‘Confrontation: A Conversation with Aude Lancelin’, ‘What Is to Be Done? A Dialogue on Communism, Capitalism, and the Future of Democracy’ reviewed by Mauro Di Lullo

and
Confrontation: A Conversation with Aude Lancelin

Polity Press, Cambridge, 2014. 166pp., £14.99 pb
ISBN 9780745685700


What Is to Be Done? A Dialogue on Communism, Capitalism, and the Future of Democracy

Translated by Susan Spitzer, Polity, Cambridge, 2016. 160pp., £12.99 pb
ISBN 9781509501717

Reviewed by Mauro Di Lullo

About the reviewer

Mr Mauro Di Lullo: freelance writer, book rewier and Marxist.  LLB with Honours and …

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Almost thirty years after the ‘end of communism’, and the ‘end of history’, What is to be done? A Dialogue on Communism, Capitalism, and the Future of Democracy and Confrontation are two books that help us understand what is to be done to recover the ‘communist hypothesis’ and create an alternative political and social framework to a triumphant neoliberal ideology.

In What is to be done? A Dialogue on Communism, Capitalism, and the Future of Democracy, a previously unpublished dialogue between Alain Badiou, a key figure of Marxism and philosophy, and a leading advocate of the ‘communist hypothesis’, and Marcel Gauchet, a major advocate of neoliberalism, challenge one another. They discuss history, politics and philosophy, and strongly question one another’s ideas of, on the one side, recovering the ‘communist hypothesis’, and on the other, the possible reform of a compromised neoliberal ideological model.

The book is composed of a Foreword, eight chapters, and a Conclusion. The Foreword, The future of an alternative, by Martin Duru and Martin Legros, begins with a long quote from Vladimir Lenin’s essay What is to be done?.

So, what is to be done in these times of triumphant neoliberalism? Can parliamentary democracy be reformed, or is the only alternative to globalization and an aggressive capitalism represented by the ‘communist hypothesis’, as Badiou affirms in his oeuvre? The foreword sets the conversation between the Marxist Badiou and the reformist Gauchet. Yet, it also tells us how, notwithstanding the political and philosophical differences, Badiou and Gauchet agree on the need to ‘restore politics as the only sphere in which a collective universal can emerge’ (xvi).

In Chapter 1, The encounter with communism, the two thinkers discuss their personal experience with historical communism. They also remember their early intellectual influences: Sartre, Althusser and Lacan for Badiou, and Castoriadis and Lefort for Gauchet. The chapter also offers a discussion on the intellectual’s role in public life: how should intellectuals remain engaged in public life? Here the discussion begins with Sartre and continues in the second chapter on Marx and Lenin. Chapter 2, From Marx to Lenin, offers an insightful discussion of Marxism, Leninism and the 1917 Bolshevik Revolution.

Badiou explains the political, social and ethical difference between the ‘communist hypothesis’ and the Soviet Regime. Communism, according to him, was not represented by the Stalinist model. In his criticism of any effort to recreate the ‘communist hypothesis’ Gauchet refuses to understand Badiou’s unconditioned rejection of the Soviet experience. Gauchet’s inadequate analysis returns in Chapter 3, Totalitarianism, where he, immediately and without sufficient political and historical analysis, relates fascism and Nazism with communism (25).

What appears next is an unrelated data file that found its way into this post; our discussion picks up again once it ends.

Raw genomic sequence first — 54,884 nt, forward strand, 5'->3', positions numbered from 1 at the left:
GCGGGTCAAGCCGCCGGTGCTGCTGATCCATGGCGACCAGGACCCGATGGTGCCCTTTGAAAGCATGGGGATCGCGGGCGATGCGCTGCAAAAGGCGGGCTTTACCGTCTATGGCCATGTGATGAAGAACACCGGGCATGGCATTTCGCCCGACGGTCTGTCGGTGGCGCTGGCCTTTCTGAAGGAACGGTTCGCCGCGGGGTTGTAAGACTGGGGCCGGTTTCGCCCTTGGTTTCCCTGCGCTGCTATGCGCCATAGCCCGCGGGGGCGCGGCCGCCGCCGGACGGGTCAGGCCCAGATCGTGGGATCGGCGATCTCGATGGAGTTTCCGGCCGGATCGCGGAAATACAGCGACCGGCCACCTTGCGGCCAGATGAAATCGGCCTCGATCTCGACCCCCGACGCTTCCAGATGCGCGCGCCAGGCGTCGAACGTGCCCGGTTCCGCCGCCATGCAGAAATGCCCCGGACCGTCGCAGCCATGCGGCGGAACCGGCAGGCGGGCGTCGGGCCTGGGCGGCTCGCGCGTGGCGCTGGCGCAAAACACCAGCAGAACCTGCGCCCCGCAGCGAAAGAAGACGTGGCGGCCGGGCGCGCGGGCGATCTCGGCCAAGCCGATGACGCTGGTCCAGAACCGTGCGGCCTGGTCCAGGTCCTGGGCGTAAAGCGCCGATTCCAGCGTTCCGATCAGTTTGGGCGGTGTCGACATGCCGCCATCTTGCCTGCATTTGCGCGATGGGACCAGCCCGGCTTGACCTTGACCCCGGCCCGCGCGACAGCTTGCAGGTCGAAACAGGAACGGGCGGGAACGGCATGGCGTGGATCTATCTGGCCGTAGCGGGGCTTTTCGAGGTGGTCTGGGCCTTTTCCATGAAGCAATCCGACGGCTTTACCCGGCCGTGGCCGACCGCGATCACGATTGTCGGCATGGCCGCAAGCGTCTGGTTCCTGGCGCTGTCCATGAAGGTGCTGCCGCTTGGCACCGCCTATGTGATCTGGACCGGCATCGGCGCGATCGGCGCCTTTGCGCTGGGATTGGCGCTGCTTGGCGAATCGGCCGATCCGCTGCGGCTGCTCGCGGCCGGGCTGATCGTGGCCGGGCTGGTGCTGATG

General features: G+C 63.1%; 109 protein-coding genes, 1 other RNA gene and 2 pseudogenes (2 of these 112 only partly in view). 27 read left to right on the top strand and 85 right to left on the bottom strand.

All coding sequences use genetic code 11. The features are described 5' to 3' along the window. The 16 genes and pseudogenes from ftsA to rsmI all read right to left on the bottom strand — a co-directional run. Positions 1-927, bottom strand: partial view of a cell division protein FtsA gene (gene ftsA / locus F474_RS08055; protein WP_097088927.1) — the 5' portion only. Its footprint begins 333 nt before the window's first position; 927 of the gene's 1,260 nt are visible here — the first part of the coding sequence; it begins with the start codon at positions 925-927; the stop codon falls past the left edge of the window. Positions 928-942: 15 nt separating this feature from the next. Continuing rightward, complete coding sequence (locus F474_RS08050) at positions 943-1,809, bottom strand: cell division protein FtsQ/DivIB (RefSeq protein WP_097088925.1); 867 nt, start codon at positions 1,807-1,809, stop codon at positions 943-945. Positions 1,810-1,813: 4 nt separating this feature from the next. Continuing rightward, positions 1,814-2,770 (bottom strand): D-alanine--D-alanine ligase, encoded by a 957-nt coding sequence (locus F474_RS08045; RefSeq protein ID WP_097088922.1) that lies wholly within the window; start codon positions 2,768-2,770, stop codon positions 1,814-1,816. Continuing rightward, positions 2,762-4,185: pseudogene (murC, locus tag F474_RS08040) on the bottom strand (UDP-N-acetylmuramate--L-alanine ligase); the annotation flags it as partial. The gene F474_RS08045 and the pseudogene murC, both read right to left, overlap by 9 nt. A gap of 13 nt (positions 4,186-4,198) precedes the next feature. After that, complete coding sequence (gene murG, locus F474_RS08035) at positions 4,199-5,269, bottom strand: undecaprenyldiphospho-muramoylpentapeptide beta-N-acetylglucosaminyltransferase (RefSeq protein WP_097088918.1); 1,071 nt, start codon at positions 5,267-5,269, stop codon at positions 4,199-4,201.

In the same chapter Badiou continues his discussion trying to explain why we cannot discuss the Soviet experience and the other East European regimes as communist. The Maoist Cultural Revolution is also discussed here, and while Gauchet affirms it was a mere repetition of Stalinist politics, Badiou clarifies the authentic meaning of the Cultural Revolution beyond any partial reading of those events.

Yet, the return of the ‘communist hypothesis’ forms the core of Chapter 4 of the book. Badiou describes the hypothesis through his mathematical background and more specifically tells us what the ‘communist hypothesis’ should represent (50). Gauchet, even if he agrees with Badiou on the crisis affecting capitalism and neoliberal regimes, cannot accept the ‘communist hypothesis’ as the answer to the political and ethical vacuum in which we are living.

While Badiou affirms that democracies are unable to regain control from capitalism, Gauchet remains highly optimistic on neoliberalism’s future and its capacity to exercise control on capitalism

The profound disagreement between Badiou and Gauchet continues in Chapter 5, What is the meaning of the crisis?. In this chapter it is the historical analysis of the beginning of globalization and its disturbing consequences for modern regimes which creates the greatest intellectual debate between the two thinkers. Their disagreement returns in Chapter 6, The end of imperial logic, or the continuation. Badiou shows the readers the existing link between European States and the Global Empire. Gauchet reiterates his passionate defence of neoliberal regimes without adding new elements to the discussion. Chapter 7, The deconstruction of capitalism, still shows us the apparent distance between Badiou and Gauchet. The Marxist Badiou and liberal democrat Gauchet cannot agree on the reasons causing the current crisis of capitalism and on ‘what is to be done’. However, it will be in the Chapter 8, Why we’re not finished with politics and in the Conclusive Remarks, In search of a lost deal, where both thinkers will find a common ground of discussion and agreement: despite the profound political and philosophical differences, Badiou and Gauchet agree on the need to ‘restore politics as the only sphere in which a collective universal can emerge’ (xvi).